Regulation Good, Free Market Bad ?

Recent problems in the finance industries have given many commentators good cause to call for better regulation of the sector. I am a great believer in the power of the market to sort the wheat from the chaff and I generally think that the market should be left to its own devices. Free market economics has gotten a bad rap lately, especially in Ireland. For many years government policy fanned the flames of the property bubble. A variety of tax incentives distorted the property market and cause prices to rise much higher than they might have had the market been left to function normally. Yet somehow the facts have also been distorted and much public discourse seems to revolve around the premise that the free market is to blame for the country’s woes. There are indeed reasonable arguments that tighter regulation of the financial sector might have made things a little better. But of late these have been distilled into the simplistic principle that regulation is good and deregulation is bad, and that this principle may be applied across many sectors of the economy. This troubles me.

Political and economic discourse is hampered by the use of one word for two very different kinds of regulation. One kind of market regulation is necessary and proper, while the other is not.

Consider the airline industry. If I inherited an Airbus 380 from a rich uncle, I could not immediately start flying paying passengers from Dublin to New York. I would have to demonstrate to the relevant authorities that I have qualified pilots to fly the plane and engineers to maintain it to the required standards. This type of regulation (let’s call it standards regulation) is entirely sensible. However, it is not that long ago that all flights between Ireland and the U.S. were required to stop a Shannon Airport whether or not there were any passengers wanting to embark or debark. The Shannon stop-over was kept in place to provide an income to the airport and to satisfy the political and economic special interests of the region. It is only very recently that the U.S. and the E.U. agreed an open skies policy. Before that airlines could not fly to and from the cities their customers were interested in. This kind of regulation (let’s call it market regulation) is entirely improper and is usually employed as a result of political pressure by special interest groups or as a form of protectionism.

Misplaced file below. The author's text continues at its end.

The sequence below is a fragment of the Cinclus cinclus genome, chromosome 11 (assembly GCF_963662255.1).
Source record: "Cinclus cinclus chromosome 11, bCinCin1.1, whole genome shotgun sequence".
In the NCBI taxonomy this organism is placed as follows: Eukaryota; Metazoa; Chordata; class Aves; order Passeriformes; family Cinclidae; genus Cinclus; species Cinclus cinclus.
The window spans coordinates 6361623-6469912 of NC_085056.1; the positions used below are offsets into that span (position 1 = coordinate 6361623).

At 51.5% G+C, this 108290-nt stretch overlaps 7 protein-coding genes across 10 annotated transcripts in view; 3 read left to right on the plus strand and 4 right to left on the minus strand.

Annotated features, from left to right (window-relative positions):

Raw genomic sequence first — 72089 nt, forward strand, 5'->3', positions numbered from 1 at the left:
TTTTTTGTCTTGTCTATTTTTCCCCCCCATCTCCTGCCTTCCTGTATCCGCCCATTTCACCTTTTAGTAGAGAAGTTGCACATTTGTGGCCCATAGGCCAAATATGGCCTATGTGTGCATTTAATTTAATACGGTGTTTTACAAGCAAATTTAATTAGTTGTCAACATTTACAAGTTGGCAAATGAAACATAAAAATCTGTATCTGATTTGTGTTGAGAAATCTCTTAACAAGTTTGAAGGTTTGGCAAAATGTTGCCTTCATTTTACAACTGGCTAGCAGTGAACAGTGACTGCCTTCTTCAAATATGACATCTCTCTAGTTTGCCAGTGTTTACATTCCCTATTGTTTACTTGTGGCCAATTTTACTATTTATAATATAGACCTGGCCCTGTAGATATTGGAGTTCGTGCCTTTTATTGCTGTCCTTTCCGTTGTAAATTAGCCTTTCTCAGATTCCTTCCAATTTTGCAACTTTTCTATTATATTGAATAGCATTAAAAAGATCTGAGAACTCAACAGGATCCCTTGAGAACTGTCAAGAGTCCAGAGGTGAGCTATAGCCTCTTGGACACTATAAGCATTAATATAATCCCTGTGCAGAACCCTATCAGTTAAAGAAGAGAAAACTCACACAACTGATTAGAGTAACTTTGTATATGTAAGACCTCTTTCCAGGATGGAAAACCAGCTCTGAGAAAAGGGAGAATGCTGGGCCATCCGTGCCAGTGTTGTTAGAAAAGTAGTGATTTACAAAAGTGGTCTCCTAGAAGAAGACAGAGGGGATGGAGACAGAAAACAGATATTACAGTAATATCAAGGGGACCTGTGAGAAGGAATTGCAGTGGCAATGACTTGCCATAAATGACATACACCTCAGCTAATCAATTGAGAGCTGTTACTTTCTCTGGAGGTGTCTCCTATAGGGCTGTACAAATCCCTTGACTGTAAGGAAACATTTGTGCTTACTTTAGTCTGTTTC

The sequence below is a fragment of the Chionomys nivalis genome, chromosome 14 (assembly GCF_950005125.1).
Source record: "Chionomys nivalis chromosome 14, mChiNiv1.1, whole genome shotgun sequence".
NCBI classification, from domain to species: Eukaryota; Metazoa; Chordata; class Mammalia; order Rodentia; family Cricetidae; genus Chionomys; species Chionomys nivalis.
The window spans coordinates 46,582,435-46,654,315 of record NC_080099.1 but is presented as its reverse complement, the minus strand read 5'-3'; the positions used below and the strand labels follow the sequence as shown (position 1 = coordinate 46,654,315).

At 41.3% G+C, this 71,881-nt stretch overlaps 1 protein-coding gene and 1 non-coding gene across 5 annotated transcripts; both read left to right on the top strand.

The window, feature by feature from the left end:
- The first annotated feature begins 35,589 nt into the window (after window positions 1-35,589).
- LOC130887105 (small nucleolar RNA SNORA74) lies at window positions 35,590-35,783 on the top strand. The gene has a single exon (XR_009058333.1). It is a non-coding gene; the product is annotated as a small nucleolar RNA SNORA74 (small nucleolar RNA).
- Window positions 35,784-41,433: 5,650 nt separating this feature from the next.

The taxi industry in Ireland is a good illustration of the way in which the single term for both forms of deregulation muddies the debate. Until a few years ago in Ireland the taxi industry was market regulated. Any person who had met all the standards regulations had to first purchase a taxi plate. The number of plates was limited because of market regulation and so a plate cost the order of €100 000. Existing taxi drivers opposed deregulation because they had the market sewn up. At certain times there were not enough taxis on the street. It was not until this indirectly resulted in a death, that the system was changed. Now in order to operate a taxi the only regulations are standards regulations. In fact the standards have become higher, with fares more tightly regulated and new meters that issue receipts. Existing taxi divers who were in favour of more (market) regulation were very much opposed to more (standards) regulation. Taxi drivers now complain that there are too many taxis on the street and they cannot make a good living. Interestingly in recent times Irish drivers have become resentful of the mostly African immigrant drivers. Despite their initial opposition to higher standards regulation, they are now calling for higher standards in the form of language and geography tests in an effort to make it more difficult for foreign drivers to work. This is interesting because it uses the usually useful standards form of regulation in lieu of the usually unhelpful market regulation. This is indeed a clever trick, that is often employed where the appearance of a free and fair market is required.

The debate on the deregulation of the bar industry was similarly muddied by the lack of clarity. At present in Ireland if you have premises suitable for use as a bar, you cannot open a bar without separately securing a pub license. The number of licenses is limited by market regulation and so they have a high value. The sole purpose of this market regulation is to maintain the income levels of current bar owners (quite a few of whom are politicians themselves). However the entire debate centered around how deregulation would be bad for society. All of the examples used related to lower standards.

So next time you hear someone talking about regulation ask yourself a few questions. Are they talking about market regulation or standards regulation? If they are supporting market regulation ask who are the vested interests and what to they stand to gain? If they advocating improved standards regulation, you can breathe more easily provided you assure yourself that the standards regulation is not being used as de facto market regulation.

Regulation good, free market bad, is just far too simplistic for these complex times.


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